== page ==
Some Estate Planning FAQs

My step-mother died and made me the beneficiary of her pension from her job. Can her sister rightfully challenge me for that pension? My father passed away years ago.

Without your father in the picture, then this situation is very cut and dry. Since you are the beneficiary of the pension, then no one else can challenge you for the right to get that pension. When a beneficiary is named, it is set in stone. Even if your father had survived long enough to be given the pension and then named you the beneficiary, you would still have legal right to it over your step-mother’s sister.

My uncle passed away and made me his estate administrator, but he made his 17-year-old son the only beneficiary on his life insurance policy. He named me guardian of his son in the event his wife was not alive, and my aunt passed away last year. Can I use that life insurance money to pay for the funeral?

It is important that everyone updates their will when a major event such as a spouse passing away occurs. It can often clear up issues that can otherwise become troublesome. However, in this case, no you cannot touch that money to pay for the funeral. As a guardian, it is your job to see that the money is used to the benefit of the child and not for estate expenses.

My father deposited two large checks into a bank account co-owned by me and my daughter. Separately, the checks do not exceed the annual gift amount, but collectively they do. Do I owe tax?

It is common for parents to gift large parts of their estate to their children each year to see their children enjoy the money while the parents are still alive. Each year, the federal government sets a maximum threshold for how much can be given as a gift without tax. As long as the checks are made out separately to each of you, then neither you nor your father owe any tax. However, it can get complicated if you start using those funds for yourself. It is best to set up custodial accounts for your children and keep them separate from your own account.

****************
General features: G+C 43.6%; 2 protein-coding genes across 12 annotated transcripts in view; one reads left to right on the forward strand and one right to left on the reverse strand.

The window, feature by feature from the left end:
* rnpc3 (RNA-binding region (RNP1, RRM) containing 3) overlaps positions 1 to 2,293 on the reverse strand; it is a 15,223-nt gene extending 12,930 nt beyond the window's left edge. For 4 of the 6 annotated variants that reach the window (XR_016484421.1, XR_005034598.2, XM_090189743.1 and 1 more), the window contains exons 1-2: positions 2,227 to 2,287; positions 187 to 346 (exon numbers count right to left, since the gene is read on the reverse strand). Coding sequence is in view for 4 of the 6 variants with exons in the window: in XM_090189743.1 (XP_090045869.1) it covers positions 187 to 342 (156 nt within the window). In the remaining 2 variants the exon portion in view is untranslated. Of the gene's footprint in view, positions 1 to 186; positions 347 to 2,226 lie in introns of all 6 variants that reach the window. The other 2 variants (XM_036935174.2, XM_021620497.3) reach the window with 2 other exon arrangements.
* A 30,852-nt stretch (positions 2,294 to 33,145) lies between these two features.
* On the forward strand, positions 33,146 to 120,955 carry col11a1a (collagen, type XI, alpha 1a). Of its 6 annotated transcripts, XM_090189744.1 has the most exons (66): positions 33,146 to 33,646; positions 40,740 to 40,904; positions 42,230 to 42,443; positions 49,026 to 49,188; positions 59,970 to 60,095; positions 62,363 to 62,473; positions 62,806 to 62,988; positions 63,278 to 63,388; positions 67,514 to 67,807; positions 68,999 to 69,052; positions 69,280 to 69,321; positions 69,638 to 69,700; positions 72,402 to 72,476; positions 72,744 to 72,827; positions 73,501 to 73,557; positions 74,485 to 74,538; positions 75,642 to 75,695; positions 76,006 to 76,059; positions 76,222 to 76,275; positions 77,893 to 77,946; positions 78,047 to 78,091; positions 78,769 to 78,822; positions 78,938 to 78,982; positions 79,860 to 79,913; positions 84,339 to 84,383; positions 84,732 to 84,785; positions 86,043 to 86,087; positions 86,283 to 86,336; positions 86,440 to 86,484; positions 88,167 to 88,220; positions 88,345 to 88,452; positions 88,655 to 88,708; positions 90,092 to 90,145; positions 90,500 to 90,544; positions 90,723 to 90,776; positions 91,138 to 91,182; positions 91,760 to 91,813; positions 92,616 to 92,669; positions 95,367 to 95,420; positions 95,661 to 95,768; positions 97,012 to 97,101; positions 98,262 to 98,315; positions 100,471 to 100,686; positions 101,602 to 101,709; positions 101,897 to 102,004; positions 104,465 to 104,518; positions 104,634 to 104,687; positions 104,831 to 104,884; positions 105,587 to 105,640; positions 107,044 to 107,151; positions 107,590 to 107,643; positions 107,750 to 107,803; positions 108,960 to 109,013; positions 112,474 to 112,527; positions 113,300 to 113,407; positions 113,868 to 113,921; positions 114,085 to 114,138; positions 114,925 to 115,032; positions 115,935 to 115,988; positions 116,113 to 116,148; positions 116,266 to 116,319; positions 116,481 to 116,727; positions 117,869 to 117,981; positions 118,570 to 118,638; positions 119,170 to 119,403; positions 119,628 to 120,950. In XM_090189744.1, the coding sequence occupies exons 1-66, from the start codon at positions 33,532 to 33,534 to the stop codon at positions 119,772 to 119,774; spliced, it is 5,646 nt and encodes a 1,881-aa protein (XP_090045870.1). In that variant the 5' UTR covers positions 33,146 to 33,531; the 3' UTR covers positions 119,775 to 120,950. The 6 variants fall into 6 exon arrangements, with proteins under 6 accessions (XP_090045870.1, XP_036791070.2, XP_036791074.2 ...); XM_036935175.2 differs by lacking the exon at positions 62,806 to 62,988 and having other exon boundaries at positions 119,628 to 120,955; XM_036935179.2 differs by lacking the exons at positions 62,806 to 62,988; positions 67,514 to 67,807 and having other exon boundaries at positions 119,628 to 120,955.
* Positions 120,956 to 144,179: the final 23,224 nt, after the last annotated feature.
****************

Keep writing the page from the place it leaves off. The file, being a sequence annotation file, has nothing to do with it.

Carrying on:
How does probate work when it comes to leaving a house to a family member?

Each state has a small estate amount that acts as a barometer for how probate works for certain items. If the house falls below the small estate threshold and there is no will, then the house would be left to the surviving spouse. If there is no surviving spouse but there is a will, then the small estate would go to the beneficiary mentioned in the will without probate. But if the house exceeds the small estate limit, then it would have to go through probate.

How do I report income from a revocable trust after the last member of the trust passes away?

If you are made the trustee of a revocable trust where all of the trust members are gone, then your job is to make sure the income from the trust is reported properly. The catch is that you can no longer use any of the social security numbers of the trust members because they have all passed away. You need to get a new tax ID number for the trust before you start distributing funds.